I was fortunate enough to spend a couple hours in United’s brand new SFO Polaris lounge today during their soft open, and it was really great. I should point out that I paid for this privilege (with 2500 miles) and wasn’t compensated in any way by United. I’m actually pretty surprised it was so cheap — when I read a tweet about United offering access in two-hour slots, I figured it would be ungodly expensive, or that it would have sold out in minutes. I had just woken up when I found out about the offer, and I bought my ticket immediately. That ended up being a good call, since most of the slots were taken by the time I was ready to leave for work.
In the coming days, you’re going to see a slew of posts that have exhaustive, professional-quality photos of every nook and cranny of the lounge, so my focus is less on documenting each individual chair and floor tile and more about giving my general impression after spending a couple hours there. I didn’t have a flight to catch (United provided me a gate pass to get through security), so I was able to relax and take in the lounge on its own terms. (Check out this post from Live and Let’s Fly for more photos.)
Walking into the lounge, you’re greeted by a quarry’s worth of white marble, which is to be expected from the Polaris visual design. Overall, one of the things I like about Polaris is how it offers a consistent visual identity that extends from the lounge to the plane, the amenity kit, the food presentation, and so on. This is something I find missing from Delta and American’s premium products. American’s Flagship First lounges look fantastic, but aside from some gray and red, nothing about it screams “American Airlines,” and that continues onboard their planes, where gray, beige, and black vie for attention, depending on what configuration you get. I know I’m more interested in visual identity than most people, so I’m sure a lot of folks couldn’t care less whether United’s lounge reflects the overall brand presentation or not, as long as it’s a nice space. And it is, so don’t worry.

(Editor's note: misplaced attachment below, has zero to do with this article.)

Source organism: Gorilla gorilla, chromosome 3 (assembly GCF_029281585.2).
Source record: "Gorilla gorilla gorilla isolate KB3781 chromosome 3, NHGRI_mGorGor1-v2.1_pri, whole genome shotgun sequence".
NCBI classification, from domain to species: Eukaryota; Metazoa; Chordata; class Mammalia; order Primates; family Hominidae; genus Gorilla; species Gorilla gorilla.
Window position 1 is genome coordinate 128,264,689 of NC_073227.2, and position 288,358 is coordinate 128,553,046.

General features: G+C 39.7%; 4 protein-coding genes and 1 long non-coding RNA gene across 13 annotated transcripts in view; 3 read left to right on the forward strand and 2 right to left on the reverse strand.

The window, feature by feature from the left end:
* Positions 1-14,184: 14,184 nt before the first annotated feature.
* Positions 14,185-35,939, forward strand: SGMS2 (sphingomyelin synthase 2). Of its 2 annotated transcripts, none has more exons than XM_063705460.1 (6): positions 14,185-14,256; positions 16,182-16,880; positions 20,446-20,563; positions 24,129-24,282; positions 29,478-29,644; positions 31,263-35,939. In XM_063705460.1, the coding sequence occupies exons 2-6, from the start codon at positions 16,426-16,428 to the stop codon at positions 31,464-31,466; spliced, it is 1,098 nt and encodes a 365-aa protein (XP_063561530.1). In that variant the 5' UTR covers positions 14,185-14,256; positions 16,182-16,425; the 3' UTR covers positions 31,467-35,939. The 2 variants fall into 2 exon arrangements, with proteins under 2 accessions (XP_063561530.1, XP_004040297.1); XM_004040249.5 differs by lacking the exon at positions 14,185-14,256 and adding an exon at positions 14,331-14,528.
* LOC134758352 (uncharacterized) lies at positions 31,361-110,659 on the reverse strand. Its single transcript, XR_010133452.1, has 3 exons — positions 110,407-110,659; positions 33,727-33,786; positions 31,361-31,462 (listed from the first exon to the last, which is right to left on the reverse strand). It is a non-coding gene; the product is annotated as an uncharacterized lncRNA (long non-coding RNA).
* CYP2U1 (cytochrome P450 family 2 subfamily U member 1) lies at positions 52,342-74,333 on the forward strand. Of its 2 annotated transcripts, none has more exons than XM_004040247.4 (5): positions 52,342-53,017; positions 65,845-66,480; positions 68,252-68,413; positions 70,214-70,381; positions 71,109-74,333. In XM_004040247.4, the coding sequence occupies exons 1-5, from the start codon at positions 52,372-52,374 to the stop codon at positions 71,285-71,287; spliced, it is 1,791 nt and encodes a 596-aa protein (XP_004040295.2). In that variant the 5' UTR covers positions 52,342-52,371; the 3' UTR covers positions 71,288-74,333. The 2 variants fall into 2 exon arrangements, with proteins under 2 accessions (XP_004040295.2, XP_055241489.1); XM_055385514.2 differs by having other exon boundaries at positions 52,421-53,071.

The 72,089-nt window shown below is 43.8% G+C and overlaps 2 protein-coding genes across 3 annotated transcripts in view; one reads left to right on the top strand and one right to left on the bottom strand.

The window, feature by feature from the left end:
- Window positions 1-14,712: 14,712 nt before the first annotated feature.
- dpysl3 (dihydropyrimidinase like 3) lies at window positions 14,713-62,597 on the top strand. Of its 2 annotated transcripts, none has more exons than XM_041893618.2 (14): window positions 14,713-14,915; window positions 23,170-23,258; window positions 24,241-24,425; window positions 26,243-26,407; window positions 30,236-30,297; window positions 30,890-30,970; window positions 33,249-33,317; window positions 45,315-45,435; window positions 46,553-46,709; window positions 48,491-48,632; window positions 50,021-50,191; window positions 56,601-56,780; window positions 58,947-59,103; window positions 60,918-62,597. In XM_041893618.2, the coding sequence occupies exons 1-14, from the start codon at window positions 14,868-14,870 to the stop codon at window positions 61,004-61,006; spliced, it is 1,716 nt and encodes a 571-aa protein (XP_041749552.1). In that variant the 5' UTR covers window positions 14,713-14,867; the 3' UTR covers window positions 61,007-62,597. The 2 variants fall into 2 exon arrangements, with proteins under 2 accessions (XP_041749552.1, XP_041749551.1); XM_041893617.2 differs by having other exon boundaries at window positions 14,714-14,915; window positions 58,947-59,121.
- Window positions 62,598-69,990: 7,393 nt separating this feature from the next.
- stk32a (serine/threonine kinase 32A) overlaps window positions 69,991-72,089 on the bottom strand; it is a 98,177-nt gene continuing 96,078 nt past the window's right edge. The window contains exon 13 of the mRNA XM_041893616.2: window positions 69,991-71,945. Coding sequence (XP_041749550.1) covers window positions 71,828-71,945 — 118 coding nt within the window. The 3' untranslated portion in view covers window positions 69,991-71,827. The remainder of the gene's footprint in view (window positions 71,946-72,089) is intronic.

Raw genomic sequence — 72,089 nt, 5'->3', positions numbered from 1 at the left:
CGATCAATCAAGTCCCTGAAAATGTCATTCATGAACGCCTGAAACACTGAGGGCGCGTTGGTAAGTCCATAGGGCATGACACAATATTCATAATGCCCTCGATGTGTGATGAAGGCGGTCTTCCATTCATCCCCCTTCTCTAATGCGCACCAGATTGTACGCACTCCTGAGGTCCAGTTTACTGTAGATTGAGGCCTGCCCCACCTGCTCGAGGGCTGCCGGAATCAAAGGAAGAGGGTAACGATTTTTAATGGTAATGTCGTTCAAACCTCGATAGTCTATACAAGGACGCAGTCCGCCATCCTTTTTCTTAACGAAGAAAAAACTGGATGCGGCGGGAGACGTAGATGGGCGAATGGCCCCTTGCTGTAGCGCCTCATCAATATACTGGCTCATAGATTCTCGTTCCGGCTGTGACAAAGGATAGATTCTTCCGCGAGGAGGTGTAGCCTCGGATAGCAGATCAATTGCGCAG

The lounge is long and narrow, with two levels that snake along the edge of SFO’s international terminal. The shape means that there’s a mostly unbroken panorama of the airport, including a great view of the widebody aircraft lined up at the international terminal’s G gates. If you’ll excuse the bird shit on the window, here’s a good example of what you’ll see from the sitting area on the upper level.